Claim: Presenting a rare 1943 copper cent to Ford entitled the bearer to a brand-new automobile.
Origins: In April of 1947 the Ford Motor Company was besieged by thousands of inquiries asking whether it was true Ford would provide a brand-new car in exchange for a 1943 copper cent. This rumor appeared to spring from nowhere, but before Ford knew what was hitting them, they were receiving letters
from all over the country sent by folks who had heard this tale and now wanted to know if there was anything to it.
Spokesmen for the company pointed out again and again that not only wasn't there such a "lucky find" promotion going on, they doubted there even was such a coin. Because of the critical need for copper during the war, in 1943 the U.S. Mint produced 1,093,838,670 zinc-coated steel cents instead of the usual copper one-cent coins.
The coin world was set on its ear in 1947 when a collector found a copper 1943 penny in his pocket change. Exactly where it (and others) came from has never been determined; speculation is that about forty 1943 pennies were struck on the copper-zinc-tin blanks left over from the previous year's production. Seventeen have surfaced so far, and they've all fetched goodly amounts when they've been sold. The first one was offered for sale in 1958 and fetched over $40,000. A similar piece was sold for $10,000 at a coin convention in 1981. The highest amount paid for a 1943 copper cent so far was $1.7 million in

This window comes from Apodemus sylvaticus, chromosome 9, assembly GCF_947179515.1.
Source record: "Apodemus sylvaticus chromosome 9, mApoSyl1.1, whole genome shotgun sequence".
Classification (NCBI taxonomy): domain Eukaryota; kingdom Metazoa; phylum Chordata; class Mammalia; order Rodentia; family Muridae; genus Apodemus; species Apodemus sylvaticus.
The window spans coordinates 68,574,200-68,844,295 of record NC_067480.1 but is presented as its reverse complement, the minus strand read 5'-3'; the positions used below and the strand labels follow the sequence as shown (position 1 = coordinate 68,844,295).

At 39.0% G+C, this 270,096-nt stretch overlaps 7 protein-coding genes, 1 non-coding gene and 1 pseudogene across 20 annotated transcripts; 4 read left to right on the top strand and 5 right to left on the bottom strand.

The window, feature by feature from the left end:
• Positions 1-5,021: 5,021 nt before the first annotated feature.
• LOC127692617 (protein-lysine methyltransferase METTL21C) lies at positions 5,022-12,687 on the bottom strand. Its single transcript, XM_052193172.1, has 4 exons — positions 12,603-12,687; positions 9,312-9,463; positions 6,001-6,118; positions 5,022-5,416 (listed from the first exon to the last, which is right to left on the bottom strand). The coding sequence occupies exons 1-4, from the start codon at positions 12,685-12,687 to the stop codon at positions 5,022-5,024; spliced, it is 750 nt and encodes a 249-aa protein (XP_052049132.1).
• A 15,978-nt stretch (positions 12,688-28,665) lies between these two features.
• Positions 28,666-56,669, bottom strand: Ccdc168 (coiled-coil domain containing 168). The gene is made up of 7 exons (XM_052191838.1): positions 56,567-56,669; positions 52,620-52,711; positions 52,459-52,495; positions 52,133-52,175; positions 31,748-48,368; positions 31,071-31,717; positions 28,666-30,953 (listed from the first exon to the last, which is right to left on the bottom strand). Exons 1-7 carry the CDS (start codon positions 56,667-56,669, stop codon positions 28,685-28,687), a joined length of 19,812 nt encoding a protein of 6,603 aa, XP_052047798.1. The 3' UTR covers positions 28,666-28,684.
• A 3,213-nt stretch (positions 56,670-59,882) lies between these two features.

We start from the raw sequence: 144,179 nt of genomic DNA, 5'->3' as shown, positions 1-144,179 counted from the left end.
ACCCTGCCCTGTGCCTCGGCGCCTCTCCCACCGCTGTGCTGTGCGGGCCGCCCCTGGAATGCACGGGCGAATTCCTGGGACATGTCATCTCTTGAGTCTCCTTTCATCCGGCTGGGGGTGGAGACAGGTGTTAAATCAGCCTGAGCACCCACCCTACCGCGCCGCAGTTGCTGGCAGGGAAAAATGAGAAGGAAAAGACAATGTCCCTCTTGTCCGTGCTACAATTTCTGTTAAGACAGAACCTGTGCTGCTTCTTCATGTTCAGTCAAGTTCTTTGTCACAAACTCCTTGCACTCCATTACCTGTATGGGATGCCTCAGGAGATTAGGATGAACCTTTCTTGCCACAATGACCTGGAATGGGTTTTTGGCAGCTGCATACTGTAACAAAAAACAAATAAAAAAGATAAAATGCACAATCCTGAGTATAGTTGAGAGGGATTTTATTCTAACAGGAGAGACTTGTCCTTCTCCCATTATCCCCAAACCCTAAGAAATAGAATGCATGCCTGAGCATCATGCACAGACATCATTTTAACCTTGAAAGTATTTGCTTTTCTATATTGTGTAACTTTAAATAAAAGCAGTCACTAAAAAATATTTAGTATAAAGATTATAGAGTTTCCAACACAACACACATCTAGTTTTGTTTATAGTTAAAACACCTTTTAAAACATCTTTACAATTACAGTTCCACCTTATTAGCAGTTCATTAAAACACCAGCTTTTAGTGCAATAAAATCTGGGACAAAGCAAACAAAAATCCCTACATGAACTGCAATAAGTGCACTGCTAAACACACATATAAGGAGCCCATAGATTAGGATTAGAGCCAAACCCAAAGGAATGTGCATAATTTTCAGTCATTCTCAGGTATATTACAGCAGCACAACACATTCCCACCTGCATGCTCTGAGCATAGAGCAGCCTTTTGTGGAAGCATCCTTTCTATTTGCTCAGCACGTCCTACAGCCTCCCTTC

(One has to keep an eye out for fakes, however. The 1943 copper cent has been counterfeited by coating steel cents with copper or by altering the dates of 1945, 1948, and 1949 pennies. The easiest way to determine if a 1943 cent is made of steel, and not copper, is to use a magnet. If it sticks to the magnet, it's not copper, and it's worth only about fifty cents. If it does not stick, the coin might be of copper and should be authenticated by an expert.)
Did that 1947 discovery spark off the "penny Ford" rumor? It's possible it did. The news of the day must have been full of speculation over what that rare coin would
eventually fetch on the auction block, and it's not uncommon to think about large sums of money in terms of what big ticket items they might buy. One can see folks equating the projected worth of the coin with what it would take to buy a car, and from there it's not that much of a stretch to see this mental process expressed verbally in a shortened form of "one 1943 copper penny would get you a new Ford." From there it takes but a bit of garbling to star the Ford Motor Company in this whole mess as the ones who are offering a car for a (specific) penny.
Ford wasn't the only entity driven nuts by the rumor; the United States Mint was also flooded with inquiries about the elusive coin. Employees had to be pulled off other work to answer letters and do what they could to combat the "penny car" frenzy. The then administrator of the Mint revealed something telling that might serve to explain why this particular rumor attached to Ford and not to any other auto manufacturer: Some thirty years earlier, a similar rumor had it that the Ford Motor Company would give a new car to anyone who could produce one of four special dimes that had been pressed with the letter F,O,R, or D in place of the mint mark (no such coins were made), or to anyone who could produce a 1922 dime (none were minted that year).
These days, a 1943 copper penny will likely earn you more than a new Ford, but not from the car manufacturer. Should you find one of those numismatic rarities in your pocket change, you're going to have to go to the trouble of auctioning it off and then buying your dream buggy with the proceeds in the traditional fashion.
Barbara "the Ford Motor Company is penny anti" Mikkelson